Son, 19, of disabled artist who posed with him in front of Trafalgar Square Fourth plinth is found dead when tribute is paid to the & # 39; friendly, loving, beautiful boy & # 39;
- Alison Lapper & # 39; s son Parys Lapper, 19, died a week ago & # 39; suddenly & # 39;
- He was one of the 25 young people who participated in Child of Our Time TV series that mapped out his life during his first 20 years
- Disabled artist Mrs. Lapper, 54, posed for Marc Quinn in 2000 in front of a marble statue on the fourth plinth of Trafalgar Square
- Parys was described as & # 39; naughty, generous, kind, loving & # 39;
An image of her being pregnant after seven months became one of the country's most famous works of art when it appeared on Trafalgar Square on the fourth plinth.
But a little over a decade later, disabled artist Alison Lapper was left destroyed after her teenage son Parys was found dead.
The news was confirmed by Miss Lapper & # 39; s fiancé Si Clift, who said, "Tragically, Parys Lapper, who was only 19 years old, suddenly died a week ago." He gave no further details of death.
Miss Lapper, born without arms and with short legs, posed for Marc Quinn in 2000 and his marble statue was on Trafalgar Square from 2005 to the end of 2007.
Alison Lapper & # 39; s fiancee Si Clift has confirmed that Alison & # 39; s son Parys (photo), who was only 19 years old, suddenly died a week ago. He no longer provided details
"Alison Lapper Pregnant" was praised for seeing the most powerful work by a British artist in decades, and a large replica during the opening ceremony of the 2012 Paralympic Games in London.
Miss Lapper, 54, from Brighton, never mentioned the father of Parys, who left her before he was born.
Despite great opposition, she fought to raise him alone, because she had been abandoned by her parents as a child and grew up in institutions.
"When I saw him, I just cried and cried," Alison said movingly after Parys was born at 35 weeks in 2000
"When I saw him, I cried and I cried," she said moved after his birth after 35 weeks in 2000.
"The emotions I felt could not be described. I never thought I'd become a mother, I never thought it would be possible. But when they placed it on my shoulder and I gave him a little kiss on his head and said "hello," I was overwhelmed. "
Pary & # 39; s life was viewed by millions of BBC viewers in the acclaimed documentary series Child of Our Time, presented by professor Robert Winston.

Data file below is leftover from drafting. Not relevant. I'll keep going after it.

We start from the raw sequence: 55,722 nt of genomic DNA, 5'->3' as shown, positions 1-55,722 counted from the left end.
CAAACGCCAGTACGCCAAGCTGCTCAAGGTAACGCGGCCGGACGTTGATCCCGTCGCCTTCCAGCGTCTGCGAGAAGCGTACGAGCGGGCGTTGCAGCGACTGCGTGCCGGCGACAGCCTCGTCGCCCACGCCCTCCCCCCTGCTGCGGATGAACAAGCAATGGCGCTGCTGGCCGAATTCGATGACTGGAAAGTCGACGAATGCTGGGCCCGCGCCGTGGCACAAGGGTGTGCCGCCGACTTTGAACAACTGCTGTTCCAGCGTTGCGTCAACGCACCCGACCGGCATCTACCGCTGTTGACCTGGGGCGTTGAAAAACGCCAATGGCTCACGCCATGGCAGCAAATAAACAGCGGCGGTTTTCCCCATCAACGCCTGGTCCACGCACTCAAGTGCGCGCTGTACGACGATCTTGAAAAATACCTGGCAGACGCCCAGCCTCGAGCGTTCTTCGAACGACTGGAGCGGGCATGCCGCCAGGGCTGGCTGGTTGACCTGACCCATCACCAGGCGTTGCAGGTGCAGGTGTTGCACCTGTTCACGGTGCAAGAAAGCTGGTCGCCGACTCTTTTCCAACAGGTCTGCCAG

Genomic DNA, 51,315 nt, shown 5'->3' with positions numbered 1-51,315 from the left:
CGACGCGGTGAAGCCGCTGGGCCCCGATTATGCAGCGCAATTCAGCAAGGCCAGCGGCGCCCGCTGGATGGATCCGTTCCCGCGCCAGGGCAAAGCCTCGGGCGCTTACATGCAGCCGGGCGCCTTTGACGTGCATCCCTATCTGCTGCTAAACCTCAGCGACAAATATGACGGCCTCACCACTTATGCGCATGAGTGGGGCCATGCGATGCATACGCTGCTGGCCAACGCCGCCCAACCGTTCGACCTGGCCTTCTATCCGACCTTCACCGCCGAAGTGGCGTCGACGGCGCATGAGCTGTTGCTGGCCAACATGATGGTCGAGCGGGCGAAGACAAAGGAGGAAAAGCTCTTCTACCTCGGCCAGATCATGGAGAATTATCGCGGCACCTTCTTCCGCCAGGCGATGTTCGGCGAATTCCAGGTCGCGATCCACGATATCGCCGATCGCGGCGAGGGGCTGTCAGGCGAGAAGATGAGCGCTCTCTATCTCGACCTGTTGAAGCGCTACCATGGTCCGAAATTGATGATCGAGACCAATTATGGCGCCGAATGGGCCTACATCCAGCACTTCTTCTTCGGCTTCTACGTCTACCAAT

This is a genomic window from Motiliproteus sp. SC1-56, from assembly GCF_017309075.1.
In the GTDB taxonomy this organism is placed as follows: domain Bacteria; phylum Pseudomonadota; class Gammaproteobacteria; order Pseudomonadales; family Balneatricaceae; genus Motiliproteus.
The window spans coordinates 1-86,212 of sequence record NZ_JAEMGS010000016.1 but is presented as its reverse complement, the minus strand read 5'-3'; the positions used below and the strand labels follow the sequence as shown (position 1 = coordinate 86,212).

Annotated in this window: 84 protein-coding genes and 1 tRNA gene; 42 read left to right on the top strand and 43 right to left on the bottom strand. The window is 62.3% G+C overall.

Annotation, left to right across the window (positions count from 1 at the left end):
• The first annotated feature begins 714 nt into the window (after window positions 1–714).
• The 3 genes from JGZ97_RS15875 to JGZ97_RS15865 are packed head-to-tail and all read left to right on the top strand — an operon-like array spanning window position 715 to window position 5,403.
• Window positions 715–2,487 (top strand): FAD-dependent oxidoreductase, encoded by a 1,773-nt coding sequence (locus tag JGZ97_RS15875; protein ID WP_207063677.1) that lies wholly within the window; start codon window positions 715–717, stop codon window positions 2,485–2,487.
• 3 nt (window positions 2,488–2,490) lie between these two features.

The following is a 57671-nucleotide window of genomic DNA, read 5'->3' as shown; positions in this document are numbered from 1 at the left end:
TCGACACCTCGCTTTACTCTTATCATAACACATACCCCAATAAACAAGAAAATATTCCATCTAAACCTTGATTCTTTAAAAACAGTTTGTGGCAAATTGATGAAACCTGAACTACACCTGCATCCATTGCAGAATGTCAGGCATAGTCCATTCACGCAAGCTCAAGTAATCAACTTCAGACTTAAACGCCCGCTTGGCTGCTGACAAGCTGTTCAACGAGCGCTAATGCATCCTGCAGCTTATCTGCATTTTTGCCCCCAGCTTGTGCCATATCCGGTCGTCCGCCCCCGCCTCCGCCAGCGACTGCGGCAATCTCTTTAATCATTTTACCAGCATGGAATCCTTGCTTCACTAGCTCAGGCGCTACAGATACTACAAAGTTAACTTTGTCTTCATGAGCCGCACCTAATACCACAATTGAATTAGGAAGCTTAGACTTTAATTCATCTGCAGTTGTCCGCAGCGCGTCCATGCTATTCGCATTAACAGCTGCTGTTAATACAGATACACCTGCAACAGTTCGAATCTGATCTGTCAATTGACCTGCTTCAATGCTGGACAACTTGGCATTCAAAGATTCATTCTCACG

The idea was to map the lives of 25 young people until they reached their 20th birthday. Parys is the only one of the 25 who died before he reached that milestone.
Miss Lapper, who overcame her handicap in obtaining a first-class degree in visual arts at Brighton University and forging a career as an artist herself, received an MBE for services to art in 2003. In an emotional speech in 2014, when she received an honorary doctorate in Brighton, she described Parys as & # 39; my greatest work of art and creation & # 39 ;.
Clift described Parys as "a naughty, generous, kind, loving, frustrating, cheeky, forgiving, beautiful boy." He added: "He was his own husband. He was a good son. & # 39;
Miss Lapper had initially refused to pose for Quinn, concerned about how he would depict a disability, but agreed after he claimed that many of the largest sculptures lack limbs.
Miss Lapper, born without arms and with short legs, posed for Marc Quinn in 2000 and his marble statue was on Trafalgar Square from 2005 to the end of 2007
The fourth plinth, intended to hold a statue of King William IV, was vacant for 150 years before it became a showcase for a rolling series of artworks from 1999.
The funeral for Parys is held on Thursday at Worthing Crematorium. Clift called on local motorcyclists to participate in the motorcycle fan parade.
He added: "Ali has expressed a sweet wish that she would absolutely like to see as many noisy engines as possible to accompany Parys on his last trip from her home to celebrate his life."
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